1. The insolvent has applied for a protection order under Section 25 of the Presidency Towns Insolvency Act. This application is opposed by two of his creditors. On the 16th January a similar application was refused by Davar J. and an appeal against that decision was dismissed. It has been urged before me that the situation is exactly the same as it was on the 16th January, and since the application was refused then I am bound to refuse it now. It has never been the practice for Commissioners in Insolvency under the Indian Insolvency Act to consider themselves bound by their previous decisions on applications for interim orders when it has been a matter for their discretion, and it by no means follows that because an application has been refused on the first occasion it must also be refused on the second occasion.
2. The application of the 16th January was made when the new Act had only just come into force and I do not think the change effected generally by the Act in insolvency proceedings and particularly by Section 25 in respect of protection orders was even mentioned during the argument.
3. The Act gives to the Court and its officers the fullest powers to investigate into the conduct and affairs of an insolvent, the Official Assignee conducts his public examination, and reports on his conduct when he applies for his discharge, while the burden which has hitherto rested upon creditors of protecting commercial morality has been entirely removed from their shoulders. Section 25 clearly intends that while an insolvent diligently performs the duties prescribed by the Act he should not be harassed by execution creditors, and should not be rendered liable to pressure whereby one creditor may get undue advantage over another. The section does not deprive the Court of its discretion in granting or refusing protection but Sub-section (4) indicates clearly the lines along which that discretion should be exercised when a creditor opposes the grant. If an insolvent can produce the certificate referred to the onus is thrown on the opposing creditor of showing cause why the protection order should not be granted, but I do not think he is entitled to ask the Court to enter into an inquiry whether the insolvent has been guilty or not of commercial immorality, or of an offence under the Act. It is open to the creditor to show that the' insolvent has imposed on the Official Assignee, and that in spite of the certificate he has not conformed to the provisions of the Act, or that the insolvent has been guilty of undue delay in applying for his discharge, for the Court will not countenance an insolvent resting unreasonably beneath the shade of the protection order.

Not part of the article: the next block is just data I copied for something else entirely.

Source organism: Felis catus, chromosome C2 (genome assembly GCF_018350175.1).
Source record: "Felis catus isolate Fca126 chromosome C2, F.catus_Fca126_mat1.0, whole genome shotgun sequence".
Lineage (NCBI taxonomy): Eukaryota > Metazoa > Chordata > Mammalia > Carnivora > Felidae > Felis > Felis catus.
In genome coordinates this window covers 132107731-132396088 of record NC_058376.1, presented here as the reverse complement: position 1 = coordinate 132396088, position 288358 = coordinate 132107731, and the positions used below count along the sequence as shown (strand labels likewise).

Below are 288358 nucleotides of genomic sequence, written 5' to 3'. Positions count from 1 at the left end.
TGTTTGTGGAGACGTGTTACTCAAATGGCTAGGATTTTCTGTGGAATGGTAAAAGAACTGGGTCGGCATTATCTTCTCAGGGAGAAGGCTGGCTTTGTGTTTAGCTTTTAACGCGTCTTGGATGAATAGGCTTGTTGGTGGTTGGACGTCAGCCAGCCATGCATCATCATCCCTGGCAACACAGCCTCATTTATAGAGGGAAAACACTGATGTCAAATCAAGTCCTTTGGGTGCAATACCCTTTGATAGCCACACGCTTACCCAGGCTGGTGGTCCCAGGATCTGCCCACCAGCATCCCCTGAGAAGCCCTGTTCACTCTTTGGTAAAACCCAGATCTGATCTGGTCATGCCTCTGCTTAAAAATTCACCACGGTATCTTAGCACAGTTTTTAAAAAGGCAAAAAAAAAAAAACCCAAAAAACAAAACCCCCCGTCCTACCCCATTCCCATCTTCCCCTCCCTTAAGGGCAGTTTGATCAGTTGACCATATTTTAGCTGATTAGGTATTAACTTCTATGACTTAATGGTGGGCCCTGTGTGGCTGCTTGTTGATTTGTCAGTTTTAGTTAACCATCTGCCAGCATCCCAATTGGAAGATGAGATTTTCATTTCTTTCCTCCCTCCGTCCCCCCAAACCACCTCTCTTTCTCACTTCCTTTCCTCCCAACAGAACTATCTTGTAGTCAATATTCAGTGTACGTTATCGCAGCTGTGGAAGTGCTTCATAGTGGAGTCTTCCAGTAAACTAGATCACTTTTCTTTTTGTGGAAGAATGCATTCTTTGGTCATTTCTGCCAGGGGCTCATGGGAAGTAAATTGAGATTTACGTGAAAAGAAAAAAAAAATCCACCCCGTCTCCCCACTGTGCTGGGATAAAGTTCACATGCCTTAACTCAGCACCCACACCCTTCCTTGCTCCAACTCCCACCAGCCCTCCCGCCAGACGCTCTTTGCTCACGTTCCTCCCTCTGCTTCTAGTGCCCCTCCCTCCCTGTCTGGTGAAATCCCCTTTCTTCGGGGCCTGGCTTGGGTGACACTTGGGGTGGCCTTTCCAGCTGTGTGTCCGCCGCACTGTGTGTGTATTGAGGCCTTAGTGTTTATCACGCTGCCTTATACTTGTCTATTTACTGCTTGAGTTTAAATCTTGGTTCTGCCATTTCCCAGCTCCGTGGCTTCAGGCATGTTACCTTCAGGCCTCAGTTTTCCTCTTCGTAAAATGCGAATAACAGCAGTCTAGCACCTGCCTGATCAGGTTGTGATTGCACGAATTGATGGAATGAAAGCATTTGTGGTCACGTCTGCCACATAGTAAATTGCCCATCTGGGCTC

4. The Court must act in the interests of all the creditors and not in the interest of any particular creditor who wishes by way of compensation for his loss to put the insolvent in jail. This may often result in an insolvent's relations paying money to the execution creditor to get the insolvent released. It is for the interests of the creditors that the affairs of an insolvent should be fully investigated under the Act and that cannot possibly be done if he is put in jail or has to go into hiding to escape from arrest. Section 25 provides the Court with means whereby the Court can secure that the provisions of the Act shall be complied with, and an opposing creditor should show that the Court has a grievance when asking the Court to exercise its discretion against an insolvent.
5. In my opinion the opposing creditors have not realised the change effected by the new Act and I see no reason why the insolvent should not be granted protection. On the contrary it must be in the interests of all the creditors that he should be given a chance of winding up his estate.